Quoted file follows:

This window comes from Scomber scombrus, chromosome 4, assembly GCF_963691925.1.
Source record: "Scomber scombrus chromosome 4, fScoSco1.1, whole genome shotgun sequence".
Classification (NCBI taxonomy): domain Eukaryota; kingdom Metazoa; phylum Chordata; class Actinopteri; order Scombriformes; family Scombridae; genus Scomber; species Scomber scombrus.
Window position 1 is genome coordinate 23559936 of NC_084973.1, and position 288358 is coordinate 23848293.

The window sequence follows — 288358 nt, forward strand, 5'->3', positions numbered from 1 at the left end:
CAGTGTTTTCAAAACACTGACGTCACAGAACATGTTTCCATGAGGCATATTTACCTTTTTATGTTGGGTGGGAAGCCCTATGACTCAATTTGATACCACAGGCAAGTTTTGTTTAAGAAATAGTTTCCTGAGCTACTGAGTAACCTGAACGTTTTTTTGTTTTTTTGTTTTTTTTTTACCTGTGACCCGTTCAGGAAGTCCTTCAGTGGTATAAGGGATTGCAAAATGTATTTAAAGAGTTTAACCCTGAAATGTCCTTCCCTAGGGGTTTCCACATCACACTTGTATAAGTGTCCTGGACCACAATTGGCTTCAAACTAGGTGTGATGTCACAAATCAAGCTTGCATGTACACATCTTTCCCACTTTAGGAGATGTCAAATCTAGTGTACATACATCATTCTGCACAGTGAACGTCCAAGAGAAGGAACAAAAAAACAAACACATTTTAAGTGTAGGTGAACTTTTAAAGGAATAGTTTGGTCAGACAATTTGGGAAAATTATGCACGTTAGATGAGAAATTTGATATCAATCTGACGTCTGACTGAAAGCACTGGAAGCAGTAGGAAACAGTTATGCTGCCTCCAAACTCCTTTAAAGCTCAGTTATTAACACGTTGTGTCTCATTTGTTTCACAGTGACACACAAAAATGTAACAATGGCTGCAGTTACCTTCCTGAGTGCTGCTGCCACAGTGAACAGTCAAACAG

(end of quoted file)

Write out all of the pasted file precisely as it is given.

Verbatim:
This window comes from Scomber scombrus, chromosome 4, assembly GCF_963691925.1.
Source record: "Scomber scombrus chromosome 4, fScoSco1.1, whole genome shotgun sequence".
Classification (NCBI taxonomy): domain Eukaryota; kingdom Metazoa; phylum Chordata; class Actinopteri; order Scombriformes; family Scombridae; genus Scomber; species Scomber scombrus.
Window position 1 is genome coordinate 23559936 of NC_084973.1, and position 288358 is coordinate 23848293.

The window sequence follows — 288358 nt, forward strand, 5'->3', positions numbered from 1 at the left end:
CAGTGTTTTCAAAACACTGACGTCACAGAACATGTTTCCATGAGGCATATTTACCTTTTTATGTTGGGTGGGAAGCCCTATGACTCAATTTGATACCACAGGCAAGTTTTGTTTAAGAAATAGTTTCCTGAGCTACTGAGTAACCTGAACGTTTTTTTGTTTTTTTGTTTTTTTTTTACCTGTGACCCGTTCAGGAAGTCCTTCAGTGGTATAAGGGATTGCAAAATGTATTTAAAGAGTTTAACCCTGAAATGTCCTTCCCTAGGGGTTTCCACATCACACTTGTATAAGTGTCCTGGACCACAATTGGCTTCAAACTAGGTGTGATGTCACAAATCAAGCTTGCATGTACACATCTTTCCCACTTTAGGAGATGTCAAATCTAGTGTACATACATCATTCTGCACAGTGAACGTCCAAGAGAAGGAACAAAAAAACAAACACATTTTAAGTGTAGGTGAACTTTTAAAGGAATAGTTTGGTCAGACAATTTGGGAAAATTATGCACGTTAGATGAGAAATTTGATATCAATCTGACGTCTGACTGAAAGCACTGGAAGCAGTAGGAAACAGTTATGCTGCCTCCAAACTCCTTTAAAGCTCAGTTATTAACACGTTGTGTCTCATTTGTTTCACAGTGACACACAAAAATGTAACAATGGCTGCAGTTACCTTCCTGAGTGCTGCTGCCACAGTGAACAGTCAAACAG